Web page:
Chattanooga State Expands Healthcare Training In 3 Rural Service Areas

Monday, May 10, 2021 - by Betty Proctor, Chattanooga State
Sequatchie County High School students practice healthcare skills training
Sequatchie County High School students practice healthcare skills training

When Tennessee Governor Lee’s GIVE Grant was announced in November 2019, Chattanooga State, as one of its recipients, was poised for action to expand healthcare training in three of its rural service areas. In little more than a year’s time, industry certifications in OSHA, CPR, and Certified Patient Care Technicians were awarded to high school students from Bledsoe, Sequatchie and Marion counties. 

In addition, students gained the ability to view human systems virtually in 3D using zSpace, a suite of applications that provide self-study experiences, hands-on laboratory dissections, and ECG certification preparation. Instructors report that student engagement skyrockets as they more deeply understand the 3D interactive experiences. “The schools are fully utilizing the equipment provided by the GIVE Grant and very appreciative,” said Nancy Draper, director of Chattanooga State’s Medical Assisting program. “This has resulted in an enhanced bond/partnership with the College.”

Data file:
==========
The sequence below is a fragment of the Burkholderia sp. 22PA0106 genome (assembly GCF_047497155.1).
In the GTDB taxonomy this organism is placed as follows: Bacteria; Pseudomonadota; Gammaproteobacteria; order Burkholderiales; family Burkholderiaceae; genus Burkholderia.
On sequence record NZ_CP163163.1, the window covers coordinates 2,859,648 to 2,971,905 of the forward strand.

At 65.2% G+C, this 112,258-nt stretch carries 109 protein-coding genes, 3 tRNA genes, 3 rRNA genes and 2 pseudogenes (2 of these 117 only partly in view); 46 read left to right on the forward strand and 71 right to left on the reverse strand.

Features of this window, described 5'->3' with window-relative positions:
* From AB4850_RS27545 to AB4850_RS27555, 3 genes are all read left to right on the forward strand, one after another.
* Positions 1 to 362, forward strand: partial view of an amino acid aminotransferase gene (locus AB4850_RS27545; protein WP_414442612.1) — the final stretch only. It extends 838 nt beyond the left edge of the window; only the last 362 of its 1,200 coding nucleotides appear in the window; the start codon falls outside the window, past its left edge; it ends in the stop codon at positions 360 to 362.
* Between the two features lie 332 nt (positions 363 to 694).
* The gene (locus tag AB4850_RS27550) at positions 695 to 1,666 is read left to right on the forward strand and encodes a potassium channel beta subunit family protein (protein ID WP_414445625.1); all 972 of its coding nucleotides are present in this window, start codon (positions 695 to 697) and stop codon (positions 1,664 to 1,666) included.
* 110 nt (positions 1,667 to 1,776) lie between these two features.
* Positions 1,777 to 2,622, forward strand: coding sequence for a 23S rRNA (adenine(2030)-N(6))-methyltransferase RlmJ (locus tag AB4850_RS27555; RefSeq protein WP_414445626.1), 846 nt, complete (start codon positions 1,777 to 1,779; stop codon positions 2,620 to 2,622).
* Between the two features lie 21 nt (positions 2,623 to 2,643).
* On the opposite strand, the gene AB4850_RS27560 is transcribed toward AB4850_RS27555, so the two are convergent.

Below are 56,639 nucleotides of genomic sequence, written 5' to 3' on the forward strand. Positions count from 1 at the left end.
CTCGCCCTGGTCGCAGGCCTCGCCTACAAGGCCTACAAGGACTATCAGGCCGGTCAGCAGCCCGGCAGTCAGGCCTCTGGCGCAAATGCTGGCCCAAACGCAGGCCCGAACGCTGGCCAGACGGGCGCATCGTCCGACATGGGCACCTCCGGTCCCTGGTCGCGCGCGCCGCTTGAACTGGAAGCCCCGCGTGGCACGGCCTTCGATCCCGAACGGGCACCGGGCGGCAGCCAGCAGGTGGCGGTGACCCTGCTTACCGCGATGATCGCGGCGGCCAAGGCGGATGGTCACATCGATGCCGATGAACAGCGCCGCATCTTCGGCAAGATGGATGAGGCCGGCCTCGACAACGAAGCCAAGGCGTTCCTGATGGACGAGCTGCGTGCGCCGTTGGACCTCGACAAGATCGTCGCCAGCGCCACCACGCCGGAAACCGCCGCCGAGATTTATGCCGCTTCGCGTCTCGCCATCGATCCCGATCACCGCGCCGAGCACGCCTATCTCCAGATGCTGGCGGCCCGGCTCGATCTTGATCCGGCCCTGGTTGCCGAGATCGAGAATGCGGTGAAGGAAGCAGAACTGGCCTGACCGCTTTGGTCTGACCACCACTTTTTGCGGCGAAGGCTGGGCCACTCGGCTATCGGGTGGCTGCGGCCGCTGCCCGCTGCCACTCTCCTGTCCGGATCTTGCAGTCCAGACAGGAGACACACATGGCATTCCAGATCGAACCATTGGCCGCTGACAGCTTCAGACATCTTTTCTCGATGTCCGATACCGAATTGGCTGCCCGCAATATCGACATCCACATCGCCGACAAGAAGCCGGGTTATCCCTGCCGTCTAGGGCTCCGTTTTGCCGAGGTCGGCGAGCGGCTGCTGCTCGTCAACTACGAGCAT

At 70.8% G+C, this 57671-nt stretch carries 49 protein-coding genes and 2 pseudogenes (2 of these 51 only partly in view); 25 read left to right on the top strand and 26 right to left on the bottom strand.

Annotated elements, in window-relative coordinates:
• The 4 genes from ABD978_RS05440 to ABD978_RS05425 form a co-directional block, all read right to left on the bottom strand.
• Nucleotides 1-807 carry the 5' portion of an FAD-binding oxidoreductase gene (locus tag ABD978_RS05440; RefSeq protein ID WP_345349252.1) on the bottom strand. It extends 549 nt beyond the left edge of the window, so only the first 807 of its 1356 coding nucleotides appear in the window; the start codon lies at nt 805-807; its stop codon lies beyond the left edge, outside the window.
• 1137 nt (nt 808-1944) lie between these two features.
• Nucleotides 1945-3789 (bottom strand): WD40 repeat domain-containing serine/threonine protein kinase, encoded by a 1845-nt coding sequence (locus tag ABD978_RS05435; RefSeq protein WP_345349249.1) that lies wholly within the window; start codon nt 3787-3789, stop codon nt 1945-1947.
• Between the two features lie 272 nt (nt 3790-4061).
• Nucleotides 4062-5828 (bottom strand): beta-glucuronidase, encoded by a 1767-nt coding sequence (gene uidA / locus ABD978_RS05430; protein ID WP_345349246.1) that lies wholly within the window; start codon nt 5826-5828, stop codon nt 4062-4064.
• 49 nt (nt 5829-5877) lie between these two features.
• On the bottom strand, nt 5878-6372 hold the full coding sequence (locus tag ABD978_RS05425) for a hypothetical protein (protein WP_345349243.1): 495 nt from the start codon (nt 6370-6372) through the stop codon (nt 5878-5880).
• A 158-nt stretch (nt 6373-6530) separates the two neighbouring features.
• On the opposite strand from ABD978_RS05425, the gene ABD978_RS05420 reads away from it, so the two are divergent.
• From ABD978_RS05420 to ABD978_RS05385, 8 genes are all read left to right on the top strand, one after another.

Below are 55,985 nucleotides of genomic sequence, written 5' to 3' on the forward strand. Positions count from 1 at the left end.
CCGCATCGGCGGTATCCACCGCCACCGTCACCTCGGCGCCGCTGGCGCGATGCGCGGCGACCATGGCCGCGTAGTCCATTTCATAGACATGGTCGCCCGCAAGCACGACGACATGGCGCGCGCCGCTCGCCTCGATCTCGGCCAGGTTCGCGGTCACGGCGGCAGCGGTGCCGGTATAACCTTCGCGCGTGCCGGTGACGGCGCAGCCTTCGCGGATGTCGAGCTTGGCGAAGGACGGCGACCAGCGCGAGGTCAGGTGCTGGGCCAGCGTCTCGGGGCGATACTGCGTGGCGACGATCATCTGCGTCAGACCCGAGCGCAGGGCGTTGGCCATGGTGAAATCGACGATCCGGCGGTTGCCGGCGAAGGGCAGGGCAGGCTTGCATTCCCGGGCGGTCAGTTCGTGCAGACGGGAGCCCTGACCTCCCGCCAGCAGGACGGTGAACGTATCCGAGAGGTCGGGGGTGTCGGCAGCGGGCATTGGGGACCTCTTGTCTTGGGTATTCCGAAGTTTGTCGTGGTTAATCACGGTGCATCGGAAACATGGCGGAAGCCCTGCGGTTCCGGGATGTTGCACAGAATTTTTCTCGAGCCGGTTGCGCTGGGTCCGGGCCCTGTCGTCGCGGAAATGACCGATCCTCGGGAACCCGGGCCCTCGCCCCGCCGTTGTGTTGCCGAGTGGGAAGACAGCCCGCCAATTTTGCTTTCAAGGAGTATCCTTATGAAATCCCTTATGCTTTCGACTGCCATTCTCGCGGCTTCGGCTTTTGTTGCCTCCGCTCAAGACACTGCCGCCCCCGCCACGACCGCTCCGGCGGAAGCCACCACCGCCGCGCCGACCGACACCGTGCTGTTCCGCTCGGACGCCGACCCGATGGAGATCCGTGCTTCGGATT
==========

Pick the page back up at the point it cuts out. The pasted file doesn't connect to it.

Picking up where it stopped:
The Medical Assisting program, offered through the Tennessee College of Applied Technology at Chattanooga State, a program established on the main campus in 1985, recently expanded into Marion County at the Kimball site. “The initial 2021 cohort class this spring in Kimball is small, but we anticipate a full class for fall 2021,” said Ms. Draper. Applications are being accepted now. 

Because of the efforts to expand rural healthcare training provided through the GIVE grant, Ms. Draper has been able to meet with area schools and students to discuss the Medical Assisting program. “We have stirred great interest and therefore anticipate a full class this fall,” said Ms. Draper. 

Even more exciting is that Chattanooga State’s Medical Assisting program has been ranked 3rd best among the top accredited medical assistant programs and schools in Tennessee for 2021 by findmedicalassistingprograms.org. Also, the Bureau of Labor Statistics reports that average median pay for medical assistants starts at $34.8K and the field is expected to grow by 19 percent over the next 10 years, which is must faster than average. 

Ms. Draper noted that individuals interested in this growing field are found to be persistent, self-confident, organized, and punctual, while possessing good comprehension, integrity and communication skills. “A typical medical assistant will work well with others in a professional atmosphere working as part of a team focused on excellent patient care,” said Ms. Draper. 

Chattanooga State is currently accepting applications for the Medical Assisting program for fall 2021. Day classes will be available at both the main campus and the Kimball Site. For more information about TCAT’s one-year Medical Assisting program  call 697-4433, visit chattanoogastate.edu/medical-assisting, or email tcatss@chattanoogastate.edu. To access Chattanooga State Resources, visit chattanoogastate.edu/student-support-center



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